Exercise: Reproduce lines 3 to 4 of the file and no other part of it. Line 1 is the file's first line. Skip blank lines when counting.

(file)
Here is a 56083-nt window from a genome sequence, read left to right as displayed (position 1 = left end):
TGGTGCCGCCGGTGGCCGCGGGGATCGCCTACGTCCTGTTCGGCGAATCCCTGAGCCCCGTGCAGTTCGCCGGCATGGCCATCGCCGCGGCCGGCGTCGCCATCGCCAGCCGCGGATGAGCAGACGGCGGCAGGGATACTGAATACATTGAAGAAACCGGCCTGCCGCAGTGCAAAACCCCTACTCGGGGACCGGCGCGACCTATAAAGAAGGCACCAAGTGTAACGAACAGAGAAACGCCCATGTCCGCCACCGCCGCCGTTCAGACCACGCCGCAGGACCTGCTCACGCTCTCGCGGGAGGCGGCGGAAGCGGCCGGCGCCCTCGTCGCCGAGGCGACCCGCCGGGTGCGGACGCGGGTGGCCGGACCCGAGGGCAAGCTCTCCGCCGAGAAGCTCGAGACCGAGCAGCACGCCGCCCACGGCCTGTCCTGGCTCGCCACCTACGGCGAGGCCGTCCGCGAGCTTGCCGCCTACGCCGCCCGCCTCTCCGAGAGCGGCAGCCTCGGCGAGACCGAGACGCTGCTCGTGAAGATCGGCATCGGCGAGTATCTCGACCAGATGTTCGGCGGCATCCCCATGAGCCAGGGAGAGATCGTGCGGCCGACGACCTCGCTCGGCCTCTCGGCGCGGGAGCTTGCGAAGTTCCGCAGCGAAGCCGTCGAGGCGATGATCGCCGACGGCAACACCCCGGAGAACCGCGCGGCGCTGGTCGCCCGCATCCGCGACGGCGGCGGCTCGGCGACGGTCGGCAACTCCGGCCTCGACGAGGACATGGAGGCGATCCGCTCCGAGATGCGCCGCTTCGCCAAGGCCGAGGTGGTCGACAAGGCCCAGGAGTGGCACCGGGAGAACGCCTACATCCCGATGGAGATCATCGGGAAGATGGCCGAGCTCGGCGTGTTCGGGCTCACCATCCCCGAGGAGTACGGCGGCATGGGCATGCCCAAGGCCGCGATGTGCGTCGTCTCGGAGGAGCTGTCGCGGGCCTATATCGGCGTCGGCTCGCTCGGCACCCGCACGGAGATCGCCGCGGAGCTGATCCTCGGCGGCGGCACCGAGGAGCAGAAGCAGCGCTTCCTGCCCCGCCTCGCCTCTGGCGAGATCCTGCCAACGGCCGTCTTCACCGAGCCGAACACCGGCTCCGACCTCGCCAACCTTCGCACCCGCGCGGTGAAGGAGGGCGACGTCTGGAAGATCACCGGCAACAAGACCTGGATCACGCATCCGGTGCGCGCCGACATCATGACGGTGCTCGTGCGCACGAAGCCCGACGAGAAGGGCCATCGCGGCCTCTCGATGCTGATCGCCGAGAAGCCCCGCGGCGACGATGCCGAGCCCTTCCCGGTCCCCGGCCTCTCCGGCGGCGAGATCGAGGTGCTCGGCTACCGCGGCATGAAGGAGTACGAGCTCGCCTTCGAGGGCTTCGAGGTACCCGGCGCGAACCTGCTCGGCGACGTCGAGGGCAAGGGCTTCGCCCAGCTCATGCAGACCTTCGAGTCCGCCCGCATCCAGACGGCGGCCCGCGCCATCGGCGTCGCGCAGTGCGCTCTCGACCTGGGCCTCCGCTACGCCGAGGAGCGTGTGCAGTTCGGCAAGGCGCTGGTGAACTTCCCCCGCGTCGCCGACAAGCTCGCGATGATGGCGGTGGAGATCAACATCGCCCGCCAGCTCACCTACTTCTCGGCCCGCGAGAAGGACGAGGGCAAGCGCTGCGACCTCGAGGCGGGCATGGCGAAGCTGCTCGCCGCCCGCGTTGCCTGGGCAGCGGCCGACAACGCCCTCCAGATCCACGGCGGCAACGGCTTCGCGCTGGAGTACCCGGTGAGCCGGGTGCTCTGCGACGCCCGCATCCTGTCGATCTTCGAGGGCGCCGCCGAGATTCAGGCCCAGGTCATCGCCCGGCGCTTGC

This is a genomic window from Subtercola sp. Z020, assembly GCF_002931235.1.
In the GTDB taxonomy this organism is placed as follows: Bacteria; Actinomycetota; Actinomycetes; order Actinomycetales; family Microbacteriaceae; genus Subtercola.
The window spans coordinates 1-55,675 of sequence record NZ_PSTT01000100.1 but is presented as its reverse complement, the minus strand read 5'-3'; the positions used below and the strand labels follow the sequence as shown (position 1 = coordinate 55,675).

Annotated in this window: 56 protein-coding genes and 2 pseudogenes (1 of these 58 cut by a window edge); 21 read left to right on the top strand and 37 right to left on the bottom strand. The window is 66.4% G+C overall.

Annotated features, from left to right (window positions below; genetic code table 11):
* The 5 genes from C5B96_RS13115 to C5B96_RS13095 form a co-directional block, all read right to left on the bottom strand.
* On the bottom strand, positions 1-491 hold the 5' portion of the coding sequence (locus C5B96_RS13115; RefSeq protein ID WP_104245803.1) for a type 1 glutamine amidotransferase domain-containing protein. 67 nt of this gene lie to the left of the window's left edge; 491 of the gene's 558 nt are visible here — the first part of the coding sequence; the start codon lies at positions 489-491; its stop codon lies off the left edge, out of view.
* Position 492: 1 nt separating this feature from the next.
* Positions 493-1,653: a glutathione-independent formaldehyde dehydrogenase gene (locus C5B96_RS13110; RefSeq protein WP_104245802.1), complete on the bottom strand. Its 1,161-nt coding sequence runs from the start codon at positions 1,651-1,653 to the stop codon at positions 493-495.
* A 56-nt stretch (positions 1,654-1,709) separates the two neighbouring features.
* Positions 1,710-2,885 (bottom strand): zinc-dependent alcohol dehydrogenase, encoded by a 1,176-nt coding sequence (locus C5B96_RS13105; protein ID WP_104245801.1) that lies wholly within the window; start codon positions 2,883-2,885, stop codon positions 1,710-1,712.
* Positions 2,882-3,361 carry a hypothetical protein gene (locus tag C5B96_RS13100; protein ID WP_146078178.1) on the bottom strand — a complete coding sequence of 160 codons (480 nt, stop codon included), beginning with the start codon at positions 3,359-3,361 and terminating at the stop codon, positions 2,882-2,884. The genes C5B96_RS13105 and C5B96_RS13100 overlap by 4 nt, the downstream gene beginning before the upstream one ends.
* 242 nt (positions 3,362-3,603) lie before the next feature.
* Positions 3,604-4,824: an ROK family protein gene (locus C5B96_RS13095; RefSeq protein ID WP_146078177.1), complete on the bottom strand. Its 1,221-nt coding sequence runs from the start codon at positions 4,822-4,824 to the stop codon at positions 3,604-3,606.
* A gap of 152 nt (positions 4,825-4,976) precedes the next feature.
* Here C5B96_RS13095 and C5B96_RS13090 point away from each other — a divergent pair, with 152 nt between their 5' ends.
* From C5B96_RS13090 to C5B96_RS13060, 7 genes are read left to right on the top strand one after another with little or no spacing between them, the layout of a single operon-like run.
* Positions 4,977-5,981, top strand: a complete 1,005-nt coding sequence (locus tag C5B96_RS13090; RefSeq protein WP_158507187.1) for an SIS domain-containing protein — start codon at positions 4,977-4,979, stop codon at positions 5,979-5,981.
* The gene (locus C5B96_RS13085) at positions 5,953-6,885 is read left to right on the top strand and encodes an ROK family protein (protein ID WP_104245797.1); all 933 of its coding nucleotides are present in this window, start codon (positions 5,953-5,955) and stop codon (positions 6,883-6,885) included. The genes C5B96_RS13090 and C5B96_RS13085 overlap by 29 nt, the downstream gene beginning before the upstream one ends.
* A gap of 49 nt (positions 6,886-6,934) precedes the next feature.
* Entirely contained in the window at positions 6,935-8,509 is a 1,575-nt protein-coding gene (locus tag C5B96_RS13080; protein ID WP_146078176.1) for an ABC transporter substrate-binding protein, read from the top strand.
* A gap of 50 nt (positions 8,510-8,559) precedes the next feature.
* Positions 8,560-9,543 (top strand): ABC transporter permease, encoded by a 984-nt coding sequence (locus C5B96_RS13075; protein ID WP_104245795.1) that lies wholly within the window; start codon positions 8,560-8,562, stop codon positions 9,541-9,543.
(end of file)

This is a genomic window from Subtercola sp. Z020, assembly GCF_002931235.1.
In the GTDB taxonomy this organism is placed as follows: Bacteria; Actinomycetota; Actinomycetes; order Actinomycetales; family Microbacteriaceae; genus Subtercola.